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Software Development

Concurrent Sessions

W4 Usability Testing: Personas, Scenarios, Use Cases, and Test Cases
Koray Yitmen, UXservices
Wed, 04/10/2013 - 10:30am

To create better test cases, Koray Yitmen says you must know your users. And the path to better test case creation in usability testing starts with the segmentation and definition of users, a concept known as personas. Contrary to common market-wise segmentation that focuses on users' demographic information, personas focus on users’ behavioral characteristics, animating them in the minds of designers, developers, and testers. Put these personas “on stage” and let them play their roles in user scenarios.

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W6 Concurrent Testing Games: Developers and Testers Working Together
Nate Oster, CodeSquads, LLC
Wed, 04/10/2013 - 12:45pm

The best software development teams find ways for programmers and testers to work closely together. These teams recognize that programmers and testers each bring their own unique strengths and perspectives to the project. However, working in agile teams requires us to unlearn many of the patterns that traditional development taught us.

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W7 Testing Challenges within Agile Teams
Janet Gregory, DragonFire, Inc.
Wed, 04/10/2013 - 12:45pm

In her book Agile Testing: A Practical Guide for Testers and Agile Teams, Janet Gregory recommends using the automation pyramid as a model for test coverage. In the pyramid model, most automated tests are unit tests written and maintained by the programmers,and tests that execute below the user interface—API-level tests that can be developed and maintained collaboratively by programmers and testers. However, as agile becomes mainstream, some circumstances may challenge this model.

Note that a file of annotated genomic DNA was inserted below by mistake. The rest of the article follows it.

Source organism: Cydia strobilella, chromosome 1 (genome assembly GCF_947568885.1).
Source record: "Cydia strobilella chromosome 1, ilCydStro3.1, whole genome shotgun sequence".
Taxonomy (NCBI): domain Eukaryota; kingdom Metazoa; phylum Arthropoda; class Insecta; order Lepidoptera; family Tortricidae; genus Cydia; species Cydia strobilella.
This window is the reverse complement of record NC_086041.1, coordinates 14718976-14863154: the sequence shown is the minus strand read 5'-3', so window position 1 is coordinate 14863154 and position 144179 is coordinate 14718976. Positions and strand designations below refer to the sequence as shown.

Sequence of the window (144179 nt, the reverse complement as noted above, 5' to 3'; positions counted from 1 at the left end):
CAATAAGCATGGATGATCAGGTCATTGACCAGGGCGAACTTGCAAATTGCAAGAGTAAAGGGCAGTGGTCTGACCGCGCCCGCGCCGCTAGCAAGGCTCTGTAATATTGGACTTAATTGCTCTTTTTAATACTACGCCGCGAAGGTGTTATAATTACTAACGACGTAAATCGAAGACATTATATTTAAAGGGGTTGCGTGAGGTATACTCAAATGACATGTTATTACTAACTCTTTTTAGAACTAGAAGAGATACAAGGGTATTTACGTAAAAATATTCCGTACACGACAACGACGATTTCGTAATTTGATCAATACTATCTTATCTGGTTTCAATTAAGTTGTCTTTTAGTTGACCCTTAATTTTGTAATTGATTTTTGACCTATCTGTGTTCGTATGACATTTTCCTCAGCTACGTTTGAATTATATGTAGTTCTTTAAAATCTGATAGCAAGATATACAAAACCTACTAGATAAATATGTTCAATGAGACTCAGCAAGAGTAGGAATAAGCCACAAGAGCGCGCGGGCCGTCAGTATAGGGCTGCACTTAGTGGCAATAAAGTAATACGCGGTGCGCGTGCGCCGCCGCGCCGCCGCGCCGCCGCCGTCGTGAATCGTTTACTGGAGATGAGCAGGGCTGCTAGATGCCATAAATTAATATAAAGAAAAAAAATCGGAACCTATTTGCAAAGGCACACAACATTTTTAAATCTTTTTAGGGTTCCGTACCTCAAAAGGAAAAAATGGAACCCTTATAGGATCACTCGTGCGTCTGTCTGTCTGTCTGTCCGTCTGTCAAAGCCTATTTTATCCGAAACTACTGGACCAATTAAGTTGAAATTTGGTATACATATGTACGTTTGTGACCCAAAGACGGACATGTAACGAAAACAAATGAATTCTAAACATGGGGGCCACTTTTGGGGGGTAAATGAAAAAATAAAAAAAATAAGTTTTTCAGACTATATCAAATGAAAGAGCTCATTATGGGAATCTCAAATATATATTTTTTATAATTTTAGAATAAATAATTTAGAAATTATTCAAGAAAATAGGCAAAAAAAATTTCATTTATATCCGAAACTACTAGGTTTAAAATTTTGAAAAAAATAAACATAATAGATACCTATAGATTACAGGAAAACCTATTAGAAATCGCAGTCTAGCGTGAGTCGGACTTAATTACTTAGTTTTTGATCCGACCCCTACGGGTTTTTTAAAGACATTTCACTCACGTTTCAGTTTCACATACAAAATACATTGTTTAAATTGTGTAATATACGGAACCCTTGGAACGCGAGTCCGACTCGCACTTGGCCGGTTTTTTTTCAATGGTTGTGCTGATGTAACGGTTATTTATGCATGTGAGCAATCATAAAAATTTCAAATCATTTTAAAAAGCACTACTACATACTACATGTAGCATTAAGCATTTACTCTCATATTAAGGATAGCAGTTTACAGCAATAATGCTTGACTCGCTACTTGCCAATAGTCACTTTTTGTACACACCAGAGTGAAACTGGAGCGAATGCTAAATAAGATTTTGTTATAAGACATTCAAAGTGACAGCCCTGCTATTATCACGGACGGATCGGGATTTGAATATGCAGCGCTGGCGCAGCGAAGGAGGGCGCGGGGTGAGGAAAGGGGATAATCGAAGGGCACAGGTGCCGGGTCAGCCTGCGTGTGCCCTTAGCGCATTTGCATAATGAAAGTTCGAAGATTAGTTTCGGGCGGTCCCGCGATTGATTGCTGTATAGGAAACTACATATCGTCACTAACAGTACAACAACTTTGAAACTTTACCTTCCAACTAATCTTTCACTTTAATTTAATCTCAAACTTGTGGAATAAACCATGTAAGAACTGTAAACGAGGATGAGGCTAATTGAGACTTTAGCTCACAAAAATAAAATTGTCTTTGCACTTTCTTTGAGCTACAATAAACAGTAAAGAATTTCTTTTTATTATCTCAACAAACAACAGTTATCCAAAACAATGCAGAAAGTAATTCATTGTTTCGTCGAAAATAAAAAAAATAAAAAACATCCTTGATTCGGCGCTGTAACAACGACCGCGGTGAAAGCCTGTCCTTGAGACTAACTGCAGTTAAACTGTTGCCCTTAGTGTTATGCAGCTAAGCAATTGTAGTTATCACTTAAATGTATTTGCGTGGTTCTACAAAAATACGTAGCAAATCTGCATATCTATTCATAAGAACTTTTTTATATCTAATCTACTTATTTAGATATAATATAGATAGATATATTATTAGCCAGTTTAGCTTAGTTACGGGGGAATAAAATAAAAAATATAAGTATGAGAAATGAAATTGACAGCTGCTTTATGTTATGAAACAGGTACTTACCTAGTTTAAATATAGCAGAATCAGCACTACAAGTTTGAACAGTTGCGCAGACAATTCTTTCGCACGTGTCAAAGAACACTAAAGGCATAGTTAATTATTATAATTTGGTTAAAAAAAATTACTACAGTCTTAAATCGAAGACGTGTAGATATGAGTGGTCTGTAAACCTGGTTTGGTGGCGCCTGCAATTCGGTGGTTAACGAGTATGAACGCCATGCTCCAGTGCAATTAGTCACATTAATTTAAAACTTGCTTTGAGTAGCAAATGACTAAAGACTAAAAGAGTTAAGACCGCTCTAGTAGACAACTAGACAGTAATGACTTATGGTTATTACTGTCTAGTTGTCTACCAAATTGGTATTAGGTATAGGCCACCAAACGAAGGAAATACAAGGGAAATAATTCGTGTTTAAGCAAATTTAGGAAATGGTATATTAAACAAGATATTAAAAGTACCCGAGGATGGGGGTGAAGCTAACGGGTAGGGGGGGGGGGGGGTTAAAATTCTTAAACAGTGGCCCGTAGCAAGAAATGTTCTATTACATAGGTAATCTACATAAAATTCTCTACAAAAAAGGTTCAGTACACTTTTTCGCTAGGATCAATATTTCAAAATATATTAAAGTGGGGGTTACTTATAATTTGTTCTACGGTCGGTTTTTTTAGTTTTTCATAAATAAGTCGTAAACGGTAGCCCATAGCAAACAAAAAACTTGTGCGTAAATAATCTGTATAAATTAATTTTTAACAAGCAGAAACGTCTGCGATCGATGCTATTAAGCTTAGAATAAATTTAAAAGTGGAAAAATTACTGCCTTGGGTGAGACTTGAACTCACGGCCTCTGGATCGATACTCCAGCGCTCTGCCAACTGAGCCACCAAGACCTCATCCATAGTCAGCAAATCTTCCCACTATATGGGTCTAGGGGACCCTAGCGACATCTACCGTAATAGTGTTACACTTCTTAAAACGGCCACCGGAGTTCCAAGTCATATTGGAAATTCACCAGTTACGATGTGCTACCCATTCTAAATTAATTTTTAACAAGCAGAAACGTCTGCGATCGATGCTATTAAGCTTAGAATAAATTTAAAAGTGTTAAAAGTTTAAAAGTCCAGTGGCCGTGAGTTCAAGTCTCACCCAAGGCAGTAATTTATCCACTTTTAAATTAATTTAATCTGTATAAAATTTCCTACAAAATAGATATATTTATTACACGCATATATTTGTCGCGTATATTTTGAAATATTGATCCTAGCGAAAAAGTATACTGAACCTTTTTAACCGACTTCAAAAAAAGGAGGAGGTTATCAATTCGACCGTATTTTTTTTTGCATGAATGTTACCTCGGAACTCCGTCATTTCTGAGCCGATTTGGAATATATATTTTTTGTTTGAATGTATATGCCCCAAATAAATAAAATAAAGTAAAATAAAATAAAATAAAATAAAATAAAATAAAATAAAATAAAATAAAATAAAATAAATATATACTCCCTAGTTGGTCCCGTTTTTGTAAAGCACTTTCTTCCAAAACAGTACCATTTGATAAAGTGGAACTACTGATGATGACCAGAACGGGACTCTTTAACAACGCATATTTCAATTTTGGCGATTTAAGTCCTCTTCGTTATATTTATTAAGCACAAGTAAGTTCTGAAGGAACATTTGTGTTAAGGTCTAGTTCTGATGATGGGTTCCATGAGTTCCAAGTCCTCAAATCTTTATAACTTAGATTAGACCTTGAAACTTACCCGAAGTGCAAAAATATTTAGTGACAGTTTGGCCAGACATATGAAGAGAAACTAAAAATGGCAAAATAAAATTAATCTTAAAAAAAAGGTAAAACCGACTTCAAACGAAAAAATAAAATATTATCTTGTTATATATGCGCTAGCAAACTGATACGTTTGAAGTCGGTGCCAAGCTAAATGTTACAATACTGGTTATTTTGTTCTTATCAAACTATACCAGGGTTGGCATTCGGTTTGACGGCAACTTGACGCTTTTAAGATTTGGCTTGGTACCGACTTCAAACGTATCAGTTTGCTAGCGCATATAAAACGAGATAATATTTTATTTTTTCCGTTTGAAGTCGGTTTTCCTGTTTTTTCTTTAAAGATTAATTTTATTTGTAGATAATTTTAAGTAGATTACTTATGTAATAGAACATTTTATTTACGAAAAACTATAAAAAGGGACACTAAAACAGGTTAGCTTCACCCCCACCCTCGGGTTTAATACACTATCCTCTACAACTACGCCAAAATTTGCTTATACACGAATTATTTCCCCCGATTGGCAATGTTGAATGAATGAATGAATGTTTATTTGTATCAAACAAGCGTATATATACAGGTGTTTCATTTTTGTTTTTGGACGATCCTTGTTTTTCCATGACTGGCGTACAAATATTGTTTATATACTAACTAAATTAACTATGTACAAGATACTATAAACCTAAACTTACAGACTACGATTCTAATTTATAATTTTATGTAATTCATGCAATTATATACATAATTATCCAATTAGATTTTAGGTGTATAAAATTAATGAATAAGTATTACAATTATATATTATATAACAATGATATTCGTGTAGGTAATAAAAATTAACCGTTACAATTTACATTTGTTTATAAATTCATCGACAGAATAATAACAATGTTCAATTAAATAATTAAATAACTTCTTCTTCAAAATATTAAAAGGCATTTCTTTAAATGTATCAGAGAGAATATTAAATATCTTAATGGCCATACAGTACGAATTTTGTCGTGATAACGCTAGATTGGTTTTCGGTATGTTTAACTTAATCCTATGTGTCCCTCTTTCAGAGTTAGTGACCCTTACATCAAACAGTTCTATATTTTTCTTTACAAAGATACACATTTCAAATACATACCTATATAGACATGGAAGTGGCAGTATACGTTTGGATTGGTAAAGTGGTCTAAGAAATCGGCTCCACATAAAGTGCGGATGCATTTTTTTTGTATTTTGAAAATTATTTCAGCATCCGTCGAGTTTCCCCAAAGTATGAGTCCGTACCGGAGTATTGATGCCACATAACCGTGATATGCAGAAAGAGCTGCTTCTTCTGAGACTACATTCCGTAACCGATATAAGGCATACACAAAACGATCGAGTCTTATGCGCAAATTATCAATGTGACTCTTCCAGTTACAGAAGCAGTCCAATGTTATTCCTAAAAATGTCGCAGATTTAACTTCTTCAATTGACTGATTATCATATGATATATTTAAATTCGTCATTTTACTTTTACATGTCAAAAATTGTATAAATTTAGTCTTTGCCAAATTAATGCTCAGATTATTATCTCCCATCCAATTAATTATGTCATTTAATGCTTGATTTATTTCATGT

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W9 Collaboration without Chaos
Griffin Jones, Congruent Compliance
Wed, 04/10/2013 - 2:00pm

Sometimes software testers overvalue the adherence to the collective wisdom embodied in organizational processes and the mechanical execution of tasks. Overly directive procedures work—to a point—projecting an impression of firm, clear control. But do they generate test results that are valuable to our stakeholders? Is there a way to orchestrate everyone’s creative contributions without inviting disorganized confusion? Is there a model that leverages the knowledge and creativity of the people doing the work, yet exerts reliable control in a non-directive way?

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W12 How Spotify Tests World Class Apps
Alexander Andelkovic, Spotify
Wed, 04/10/2013 - 2:00pm

In today’s competitive world, more and more HTML5 applications are being developed for mobile and desktop platforms. Spotify has partnered with world-renowned organizations to create high quality apps to enrich the user experience. Testing a single application within a few months can be a challenge. But it's a totally different beast to test multiple world-class music discovery apps every week. Alexander Andelkovic shares insights into the challenges they face coordinating all aspects of app testing to meet their stringent testing requirements.

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T10 Quantifying the Value of Static Analysis
William Oliver, Lawrence Livermore National Laboratory
Thu, 04/11/2013 - 2:00pm

During the past ten years, static analysis tools have become a vital part of software development for many organizations. However, the question arises, “Can we quantify the benefits of static analysis?” William Oliver presents the results of a Lawrence Livermore National Laboratory study that first measured the cost of finding software defects using formal testing on a system without static analysis; then, they integrated a static analysis tool into the process and, over a period of time, recalculated the cost of finding software defects.

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T2 Whiteboarding—for Testers, Developers, and Customers, Too
Rob Sabourin,
Thu, 04/11/2013 - 10:30am

How can testers spend more time doing productive testing and waste less time preparing "useless" project documentation? Rob Sabourin employs whiteboarding techniques to enable faster, easier, and more powerful communication and collaboration—without all the paperwork. Rob uses whiteboarding to help identify technical risks, understand user needs, and focus testing on what really matters to business stakeholders. Whiteboard block diagrams visualize technical risk to stakeholders. Whiteboard fault models highlight failure modes to developers and testers.

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